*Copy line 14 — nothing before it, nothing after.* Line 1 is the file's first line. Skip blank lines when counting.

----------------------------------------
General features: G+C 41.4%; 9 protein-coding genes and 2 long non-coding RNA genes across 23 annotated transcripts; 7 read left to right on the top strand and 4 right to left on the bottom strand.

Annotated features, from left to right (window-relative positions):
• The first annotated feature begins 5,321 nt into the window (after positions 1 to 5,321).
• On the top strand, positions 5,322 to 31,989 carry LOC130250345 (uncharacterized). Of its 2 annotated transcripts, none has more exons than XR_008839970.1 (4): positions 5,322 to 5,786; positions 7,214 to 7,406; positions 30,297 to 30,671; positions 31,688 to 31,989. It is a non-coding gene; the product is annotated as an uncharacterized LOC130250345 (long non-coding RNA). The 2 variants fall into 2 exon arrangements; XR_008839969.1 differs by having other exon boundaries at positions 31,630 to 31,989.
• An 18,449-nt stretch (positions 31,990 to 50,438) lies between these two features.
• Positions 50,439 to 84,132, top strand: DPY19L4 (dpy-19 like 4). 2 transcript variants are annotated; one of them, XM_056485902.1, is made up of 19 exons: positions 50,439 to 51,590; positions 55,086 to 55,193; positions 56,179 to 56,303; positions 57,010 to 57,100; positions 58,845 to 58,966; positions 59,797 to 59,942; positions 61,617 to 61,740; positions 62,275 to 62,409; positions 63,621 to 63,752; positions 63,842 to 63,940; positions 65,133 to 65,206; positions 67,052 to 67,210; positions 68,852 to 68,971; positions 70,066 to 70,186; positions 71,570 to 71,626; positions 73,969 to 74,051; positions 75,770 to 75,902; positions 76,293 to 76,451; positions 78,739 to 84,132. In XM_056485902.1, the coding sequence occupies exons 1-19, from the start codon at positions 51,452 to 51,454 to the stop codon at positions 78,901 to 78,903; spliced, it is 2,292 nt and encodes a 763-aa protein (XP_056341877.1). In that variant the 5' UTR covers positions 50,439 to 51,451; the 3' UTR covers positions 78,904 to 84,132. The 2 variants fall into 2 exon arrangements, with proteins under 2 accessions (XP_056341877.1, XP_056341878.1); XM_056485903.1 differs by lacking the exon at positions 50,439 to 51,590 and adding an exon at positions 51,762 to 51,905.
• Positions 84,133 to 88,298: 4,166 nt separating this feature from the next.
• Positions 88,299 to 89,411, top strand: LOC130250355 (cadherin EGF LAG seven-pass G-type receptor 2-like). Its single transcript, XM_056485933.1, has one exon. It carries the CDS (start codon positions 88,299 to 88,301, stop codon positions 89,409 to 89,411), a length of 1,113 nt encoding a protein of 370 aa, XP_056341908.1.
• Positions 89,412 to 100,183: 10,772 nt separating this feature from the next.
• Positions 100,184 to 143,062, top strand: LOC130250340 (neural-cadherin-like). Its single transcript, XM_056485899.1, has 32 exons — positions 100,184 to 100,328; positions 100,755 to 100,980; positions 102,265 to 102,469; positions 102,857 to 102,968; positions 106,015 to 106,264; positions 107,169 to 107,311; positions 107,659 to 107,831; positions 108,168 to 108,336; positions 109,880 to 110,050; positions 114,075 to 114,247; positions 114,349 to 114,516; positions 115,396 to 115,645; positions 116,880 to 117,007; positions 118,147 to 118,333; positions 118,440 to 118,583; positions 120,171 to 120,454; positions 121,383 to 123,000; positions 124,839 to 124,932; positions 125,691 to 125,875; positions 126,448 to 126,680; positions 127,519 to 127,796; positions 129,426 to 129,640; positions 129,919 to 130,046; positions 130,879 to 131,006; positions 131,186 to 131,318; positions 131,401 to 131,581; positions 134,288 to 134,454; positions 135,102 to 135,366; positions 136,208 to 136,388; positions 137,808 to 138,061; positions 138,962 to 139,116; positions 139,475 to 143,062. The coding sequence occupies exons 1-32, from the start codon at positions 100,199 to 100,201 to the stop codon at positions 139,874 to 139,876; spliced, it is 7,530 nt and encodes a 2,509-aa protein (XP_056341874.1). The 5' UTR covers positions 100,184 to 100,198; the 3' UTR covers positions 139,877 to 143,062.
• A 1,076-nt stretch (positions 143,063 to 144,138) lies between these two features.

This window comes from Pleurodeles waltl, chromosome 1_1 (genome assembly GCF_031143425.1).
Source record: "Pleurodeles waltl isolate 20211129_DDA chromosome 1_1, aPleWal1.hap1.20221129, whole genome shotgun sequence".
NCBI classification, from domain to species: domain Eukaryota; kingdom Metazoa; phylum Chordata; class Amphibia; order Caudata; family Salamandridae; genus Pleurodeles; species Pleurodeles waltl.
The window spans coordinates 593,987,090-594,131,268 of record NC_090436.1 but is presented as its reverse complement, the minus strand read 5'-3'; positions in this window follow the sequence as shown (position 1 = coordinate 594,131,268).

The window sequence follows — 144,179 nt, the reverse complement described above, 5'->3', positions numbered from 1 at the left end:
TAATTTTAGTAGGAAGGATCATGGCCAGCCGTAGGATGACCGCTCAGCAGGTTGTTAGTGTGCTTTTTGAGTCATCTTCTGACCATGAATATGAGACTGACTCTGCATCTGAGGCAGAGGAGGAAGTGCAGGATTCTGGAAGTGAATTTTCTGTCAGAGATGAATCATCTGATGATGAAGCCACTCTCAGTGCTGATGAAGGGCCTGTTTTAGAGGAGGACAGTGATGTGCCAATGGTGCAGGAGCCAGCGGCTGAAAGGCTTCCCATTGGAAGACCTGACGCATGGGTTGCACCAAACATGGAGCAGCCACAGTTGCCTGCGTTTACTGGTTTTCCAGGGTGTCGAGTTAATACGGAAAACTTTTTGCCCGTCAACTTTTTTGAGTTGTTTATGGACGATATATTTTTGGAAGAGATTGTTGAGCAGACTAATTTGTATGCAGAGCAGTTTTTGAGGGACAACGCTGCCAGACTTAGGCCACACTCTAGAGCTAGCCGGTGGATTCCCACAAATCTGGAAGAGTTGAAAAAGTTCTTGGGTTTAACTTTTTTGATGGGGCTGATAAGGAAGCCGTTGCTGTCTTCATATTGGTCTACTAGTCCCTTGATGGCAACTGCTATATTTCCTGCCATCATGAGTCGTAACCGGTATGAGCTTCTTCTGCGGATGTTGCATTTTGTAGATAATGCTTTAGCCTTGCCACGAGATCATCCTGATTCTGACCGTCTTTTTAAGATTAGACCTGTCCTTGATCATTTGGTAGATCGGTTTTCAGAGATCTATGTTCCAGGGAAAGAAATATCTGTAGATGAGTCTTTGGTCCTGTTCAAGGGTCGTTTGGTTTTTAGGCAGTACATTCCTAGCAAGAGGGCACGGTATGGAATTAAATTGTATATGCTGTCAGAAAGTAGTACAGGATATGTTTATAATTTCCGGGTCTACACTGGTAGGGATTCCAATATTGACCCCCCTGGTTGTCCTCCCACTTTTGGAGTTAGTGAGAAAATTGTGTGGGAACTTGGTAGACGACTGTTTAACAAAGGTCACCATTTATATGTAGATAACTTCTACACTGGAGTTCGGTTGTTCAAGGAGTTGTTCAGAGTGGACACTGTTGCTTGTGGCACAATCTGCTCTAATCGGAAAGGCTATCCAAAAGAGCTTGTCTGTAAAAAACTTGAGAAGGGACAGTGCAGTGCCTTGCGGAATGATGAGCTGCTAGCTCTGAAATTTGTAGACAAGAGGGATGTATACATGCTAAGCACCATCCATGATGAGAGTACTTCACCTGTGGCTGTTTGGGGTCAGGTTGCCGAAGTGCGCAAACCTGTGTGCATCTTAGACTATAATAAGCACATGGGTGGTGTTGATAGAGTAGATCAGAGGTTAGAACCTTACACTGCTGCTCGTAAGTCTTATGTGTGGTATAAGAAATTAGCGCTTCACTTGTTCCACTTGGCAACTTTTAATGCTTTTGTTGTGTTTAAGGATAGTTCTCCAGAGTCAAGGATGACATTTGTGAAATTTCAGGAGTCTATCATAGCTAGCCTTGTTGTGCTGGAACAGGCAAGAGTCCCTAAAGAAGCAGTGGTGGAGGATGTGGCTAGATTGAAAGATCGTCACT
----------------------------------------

NCBI classification, from domain to species: domain Eukaryota; kingdom Metazoa; phylum Chordata; class Amphibia; order Caudata; family Salamandridae; genus Pleurodeles; species Pleurodeles waltl.